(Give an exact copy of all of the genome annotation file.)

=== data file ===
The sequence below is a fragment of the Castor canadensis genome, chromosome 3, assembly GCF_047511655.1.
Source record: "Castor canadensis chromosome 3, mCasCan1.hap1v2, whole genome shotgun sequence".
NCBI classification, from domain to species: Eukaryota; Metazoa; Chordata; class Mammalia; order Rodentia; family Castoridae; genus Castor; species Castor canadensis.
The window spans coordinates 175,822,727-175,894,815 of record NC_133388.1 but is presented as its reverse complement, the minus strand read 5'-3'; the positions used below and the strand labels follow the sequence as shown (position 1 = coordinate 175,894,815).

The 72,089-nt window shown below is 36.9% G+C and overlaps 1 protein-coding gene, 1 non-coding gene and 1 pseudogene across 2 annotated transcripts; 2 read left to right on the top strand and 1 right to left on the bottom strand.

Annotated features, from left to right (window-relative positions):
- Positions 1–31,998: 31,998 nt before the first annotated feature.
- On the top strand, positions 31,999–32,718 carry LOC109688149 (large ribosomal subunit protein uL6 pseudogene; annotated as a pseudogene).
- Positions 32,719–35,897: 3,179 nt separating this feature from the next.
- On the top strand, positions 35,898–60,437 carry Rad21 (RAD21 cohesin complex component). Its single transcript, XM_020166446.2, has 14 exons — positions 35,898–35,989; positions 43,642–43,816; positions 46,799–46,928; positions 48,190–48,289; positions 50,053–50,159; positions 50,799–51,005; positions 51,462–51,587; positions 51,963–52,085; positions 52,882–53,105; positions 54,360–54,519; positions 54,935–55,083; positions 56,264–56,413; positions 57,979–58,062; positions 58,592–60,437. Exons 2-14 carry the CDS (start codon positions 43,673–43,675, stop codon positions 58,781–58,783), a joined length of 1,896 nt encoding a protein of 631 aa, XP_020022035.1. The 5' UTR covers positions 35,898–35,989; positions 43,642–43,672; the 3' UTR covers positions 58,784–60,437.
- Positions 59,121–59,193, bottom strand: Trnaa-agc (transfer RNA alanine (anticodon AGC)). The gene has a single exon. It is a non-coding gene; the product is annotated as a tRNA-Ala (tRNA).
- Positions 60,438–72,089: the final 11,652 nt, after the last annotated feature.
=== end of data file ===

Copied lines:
The sequence below is a fragment of the Castor canadensis genome, chromosome 3, assembly GCF_047511655.1.
Source record: "Castor canadensis chromosome 3, mCasCan1.hap1v2, whole genome shotgun sequence".
NCBI classification, from domain to species: Eukaryota; Metazoa; Chordata; class Mammalia; order Rodentia; family Castoridae; genus Castor; species Castor canadensis.
The window spans coordinates 175,822,727-175,894,815 of record NC_133388.1 but is presented as its reverse complement, the minus strand read 5'-3'; the positions used below and the strand labels follow the sequence as shown (position 1 = coordinate 175,894,815).

The 72,089-nt window shown below is 36.9% G+C and overlaps 1 protein-coding gene, 1 non-coding gene and 1 pseudogene across 2 annotated transcripts; 2 read left to right on the top strand and 1 right to left on the bottom strand.

Annotated features, from left to right (window-relative positions):
- Positions 1–31,998: 31,998 nt before the first annotated feature.
- On the top strand, positions 31,999–32,718 carry LOC109688149 (large ribosomal subunit protein uL6 pseudogene; annotated as a pseudogene).
- Positions 32,719–35,897: 3,179 nt separating this feature from the next.
- On the top strand, positions 35,898–60,437 carry Rad21 (RAD21 cohesin complex component). Its single transcript, XM_020166446.2, has 14 exons — positions 35,898–35,989; positions 43,642–43,816; positions 46,799–46,928; positions 48,190–48,289; positions 50,053–50,159; positions 50,799–51,005; positions 51,462–51,587; positions 51,963–52,085; positions 52,882–53,105; positions 54,360–54,519; positions 54,935–55,083; positions 56,264–56,413; positions 57,979–58,062; positions 58,592–60,437. Exons 2-14 carry the CDS (start codon positions 43,673–43,675, stop codon positions 58,781–58,783), a joined length of 1,896 nt encoding a protein of 631 aa, XP_020022035.1. The 5' UTR covers positions 35,898–35,989; positions 43,642–43,672; the 3' UTR covers positions 58,784–60,437.
- Positions 59,121–59,193, bottom strand: Trnaa-agc (transfer RNA alanine (anticodon AGC)). The gene has a single exon. It is a non-coding gene; the product is annotated as a tRNA-Ala (tRNA).
- Positions 60,438–72,089: the final 11,652 nt, after the last annotated feature.